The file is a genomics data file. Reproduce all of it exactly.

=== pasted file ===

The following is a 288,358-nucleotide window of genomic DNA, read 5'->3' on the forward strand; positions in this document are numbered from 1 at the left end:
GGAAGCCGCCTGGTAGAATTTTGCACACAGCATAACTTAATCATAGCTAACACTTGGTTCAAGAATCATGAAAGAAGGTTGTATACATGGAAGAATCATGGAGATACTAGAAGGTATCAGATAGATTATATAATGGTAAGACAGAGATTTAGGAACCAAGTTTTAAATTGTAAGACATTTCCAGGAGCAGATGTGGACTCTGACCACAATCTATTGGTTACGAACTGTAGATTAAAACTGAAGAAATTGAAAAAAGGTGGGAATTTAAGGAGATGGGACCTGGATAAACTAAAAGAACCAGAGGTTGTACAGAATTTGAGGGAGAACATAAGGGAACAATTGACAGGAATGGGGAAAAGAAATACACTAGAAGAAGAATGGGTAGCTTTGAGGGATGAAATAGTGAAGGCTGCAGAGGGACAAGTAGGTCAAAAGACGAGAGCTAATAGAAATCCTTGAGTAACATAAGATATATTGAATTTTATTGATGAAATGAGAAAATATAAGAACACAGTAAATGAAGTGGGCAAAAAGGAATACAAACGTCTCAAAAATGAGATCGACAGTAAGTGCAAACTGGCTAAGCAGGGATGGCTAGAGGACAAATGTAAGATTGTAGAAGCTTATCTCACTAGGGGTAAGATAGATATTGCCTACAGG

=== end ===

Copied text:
The following is a 288,358-nucleotide window of genomic DNA, read 5'->3' on the forward strand; positions in this document are numbered from 1 at the left end:
GGAAGCCGCCTGGTAGAATTTTGCACACAGCATAACTTAATCATAGCTAACACTTGGTTCAAGAATCATGAAAGAAGGTTGTATACATGGAAGAATCATGGAGATACTAGAAGGTATCAGATAGATTATATAATGGTAAGACAGAGATTTAGGAACCAAGTTTTAAATTGTAAGACATTTCCAGGAGCAGATGTGGACTCTGACCACAATCTATTGGTTACGAACTGTAGATTAAAACTGAAGAAATTGAAAAAAGGTGGGAATTTAAGGAGATGGGACCTGGATAAACTAAAAGAACCAGAGGTTGTACAGAATTTGAGGGAGAACATAAGGGAACAATTGACAGGAATGGGGAAAAGAAATACACTAGAAGAAGAATGGGTAGCTTTGAGGGATGAAATAGTGAAGGCTGCAGAGGGACAAGTAGGTCAAAAGACGAGAGCTAATAGAAATCCTTGAGTAACATAAGATATATTGAATTTTATTGATGAAATGAGAAAATATAAGAACACAGTAAATGAAGTGGGCAAAAAGGAATACAAACGTCTCAAAAATGAGATCGACAGTAAGTGCAAACTGGCTAAGCAGGGATGGCTAGAGGACAAATGTAAGATTGTAGAAGCTTATCTCACTAGGGGTAAGATAGATATTGCCTACAGG